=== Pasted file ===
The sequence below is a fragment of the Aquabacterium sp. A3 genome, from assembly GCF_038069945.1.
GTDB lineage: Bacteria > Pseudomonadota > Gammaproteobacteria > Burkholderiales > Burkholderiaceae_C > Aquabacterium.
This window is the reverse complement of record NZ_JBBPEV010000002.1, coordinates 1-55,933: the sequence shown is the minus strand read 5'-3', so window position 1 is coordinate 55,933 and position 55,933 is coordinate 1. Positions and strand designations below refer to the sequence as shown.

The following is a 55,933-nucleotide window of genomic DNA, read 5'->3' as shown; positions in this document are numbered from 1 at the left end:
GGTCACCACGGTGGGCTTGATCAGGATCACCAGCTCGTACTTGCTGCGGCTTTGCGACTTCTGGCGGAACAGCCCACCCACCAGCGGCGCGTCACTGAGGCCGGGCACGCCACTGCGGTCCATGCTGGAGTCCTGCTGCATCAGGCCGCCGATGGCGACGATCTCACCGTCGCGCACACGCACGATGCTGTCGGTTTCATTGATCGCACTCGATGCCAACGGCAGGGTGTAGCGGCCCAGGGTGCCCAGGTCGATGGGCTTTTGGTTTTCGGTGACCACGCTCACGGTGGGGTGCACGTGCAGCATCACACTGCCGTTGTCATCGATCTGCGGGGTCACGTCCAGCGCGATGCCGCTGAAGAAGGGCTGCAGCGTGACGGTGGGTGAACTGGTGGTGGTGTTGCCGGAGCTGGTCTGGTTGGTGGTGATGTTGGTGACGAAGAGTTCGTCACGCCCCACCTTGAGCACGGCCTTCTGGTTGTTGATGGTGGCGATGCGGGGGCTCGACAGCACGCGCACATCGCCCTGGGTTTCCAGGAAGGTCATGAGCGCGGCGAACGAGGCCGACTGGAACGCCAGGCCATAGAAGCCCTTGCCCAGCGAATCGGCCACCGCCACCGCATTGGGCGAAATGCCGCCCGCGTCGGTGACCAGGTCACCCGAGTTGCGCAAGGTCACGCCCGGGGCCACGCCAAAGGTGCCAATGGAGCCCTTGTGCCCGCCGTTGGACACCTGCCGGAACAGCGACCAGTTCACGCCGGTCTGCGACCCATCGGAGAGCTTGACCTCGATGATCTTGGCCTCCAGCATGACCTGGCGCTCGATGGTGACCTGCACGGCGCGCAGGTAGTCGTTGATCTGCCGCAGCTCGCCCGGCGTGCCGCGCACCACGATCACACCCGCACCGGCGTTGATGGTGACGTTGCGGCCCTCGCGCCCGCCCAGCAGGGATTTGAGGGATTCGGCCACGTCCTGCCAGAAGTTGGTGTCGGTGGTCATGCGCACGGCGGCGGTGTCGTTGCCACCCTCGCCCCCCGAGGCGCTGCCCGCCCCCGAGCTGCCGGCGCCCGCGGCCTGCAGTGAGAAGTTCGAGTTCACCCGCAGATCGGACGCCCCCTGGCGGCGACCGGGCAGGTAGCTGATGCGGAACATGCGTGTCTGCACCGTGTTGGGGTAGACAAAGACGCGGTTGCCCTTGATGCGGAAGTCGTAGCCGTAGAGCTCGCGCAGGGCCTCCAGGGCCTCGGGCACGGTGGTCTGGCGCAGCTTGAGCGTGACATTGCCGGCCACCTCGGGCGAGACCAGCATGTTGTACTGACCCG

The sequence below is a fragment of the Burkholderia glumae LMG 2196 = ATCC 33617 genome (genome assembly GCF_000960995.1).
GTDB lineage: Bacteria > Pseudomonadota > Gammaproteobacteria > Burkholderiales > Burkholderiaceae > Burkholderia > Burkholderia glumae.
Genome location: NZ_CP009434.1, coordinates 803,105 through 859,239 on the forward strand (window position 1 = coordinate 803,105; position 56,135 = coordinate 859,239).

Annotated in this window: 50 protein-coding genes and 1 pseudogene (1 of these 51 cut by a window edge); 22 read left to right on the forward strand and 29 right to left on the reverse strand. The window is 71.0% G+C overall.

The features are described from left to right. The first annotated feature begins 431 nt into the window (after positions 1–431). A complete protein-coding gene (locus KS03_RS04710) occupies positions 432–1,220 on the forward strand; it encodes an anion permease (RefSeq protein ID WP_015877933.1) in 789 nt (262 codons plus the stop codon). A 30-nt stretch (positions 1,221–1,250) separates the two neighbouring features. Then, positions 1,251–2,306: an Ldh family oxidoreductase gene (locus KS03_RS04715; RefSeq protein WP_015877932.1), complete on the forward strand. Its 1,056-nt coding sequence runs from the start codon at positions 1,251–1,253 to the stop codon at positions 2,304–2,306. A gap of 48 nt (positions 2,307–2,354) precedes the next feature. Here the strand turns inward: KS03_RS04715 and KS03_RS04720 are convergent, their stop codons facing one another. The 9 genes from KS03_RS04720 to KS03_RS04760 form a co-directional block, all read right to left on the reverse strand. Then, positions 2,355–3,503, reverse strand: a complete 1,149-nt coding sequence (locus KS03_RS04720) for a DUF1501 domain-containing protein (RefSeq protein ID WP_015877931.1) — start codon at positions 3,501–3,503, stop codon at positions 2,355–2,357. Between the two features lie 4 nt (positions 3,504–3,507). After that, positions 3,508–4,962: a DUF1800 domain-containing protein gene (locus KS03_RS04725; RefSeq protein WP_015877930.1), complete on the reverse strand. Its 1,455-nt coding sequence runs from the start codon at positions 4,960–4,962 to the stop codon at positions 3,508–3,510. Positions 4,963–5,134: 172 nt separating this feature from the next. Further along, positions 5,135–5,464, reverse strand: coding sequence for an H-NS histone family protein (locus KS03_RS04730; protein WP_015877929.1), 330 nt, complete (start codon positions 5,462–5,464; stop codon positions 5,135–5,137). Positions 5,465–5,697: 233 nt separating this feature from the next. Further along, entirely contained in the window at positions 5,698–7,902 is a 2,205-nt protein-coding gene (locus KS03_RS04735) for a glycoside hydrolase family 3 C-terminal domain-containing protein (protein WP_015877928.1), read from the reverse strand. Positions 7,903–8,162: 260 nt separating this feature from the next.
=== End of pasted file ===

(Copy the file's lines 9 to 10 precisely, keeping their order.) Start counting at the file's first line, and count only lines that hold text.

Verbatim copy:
Annotated in this window: 50 protein-coding genes and 1 pseudogene (1 of these 51 cut by a window edge); 22 read left to right on the forward strand and 29 right to left on the reverse strand. The window is 71.0% G+C overall.

The features are described from left to right. The first annotated feature begins 431 nt into the window (after positions 1–431). A complete protein-coding gene (locus KS03_RS04710) occupies positions 432–1,220 on the forward strand; it encodes an anion permease (RefSeq protein ID WP_015877933.1) in 789 nt (262 codons plus the stop codon). A 30-nt stretch (positions 1,221–1,250) separates the two neighbouring features. Then, positions 1,251–2,306: an Ldh family oxidoreductase gene (locus KS03_RS04715; RefSeq protein WP_015877932.1), complete on the forward strand. Its 1,056-nt coding sequence runs from the start codon at positions 1,251–1,253 to the stop codon at positions 2,304–2,306. A gap of 48 nt (positions 2,307–2,354) precedes the next feature. Here the strand turns inward: KS03_RS04715 and KS03_RS04720 are convergent, their stop codons facing one another. The 9 genes from KS03_RS04720 to KS03_RS04760 form a co-directional block, all read right to left on the reverse strand. Then, positions 2,355–3,503, reverse strand: a complete 1,149-nt coding sequence (locus KS03_RS04720) for a DUF1501 domain-containing protein (RefSeq protein ID WP_015877931.1) — start codon at positions 3,501–3,503, stop codon at positions 2,355–2,357. Between the two features lie 4 nt (positions 3,504–3,507). After that, positions 3,508–4,962: a DUF1800 domain-containing protein gene (locus KS03_RS04725; RefSeq protein WP_015877930.1), complete on the reverse strand. Its 1,455-nt coding sequence runs from the start codon at positions 4,960–4,962 to the stop codon at positions 3,508–3,510. Positions 4,963–5,134: 172 nt separating this feature from the next. Further along, positions 5,135–5,464, reverse strand: coding sequence for an H-NS histone family protein (locus KS03_RS04730; protein WP_015877929.1), 330 nt, complete (start codon positions 5,462–5,464; stop codon positions 5,135–5,137). Positions 5,465–5,697: 233 nt separating this feature from the next. Further along, entirely contained in the window at positions 5,698–7,902 is a 2,205-nt protein-coding gene (locus KS03_RS04735) for a glycoside hydrolase family 3 C-terminal domain-containing protein (protein WP_015877928.1), read from the reverse strand. Positions 7,903–8,162: 260 nt separating this feature from the next.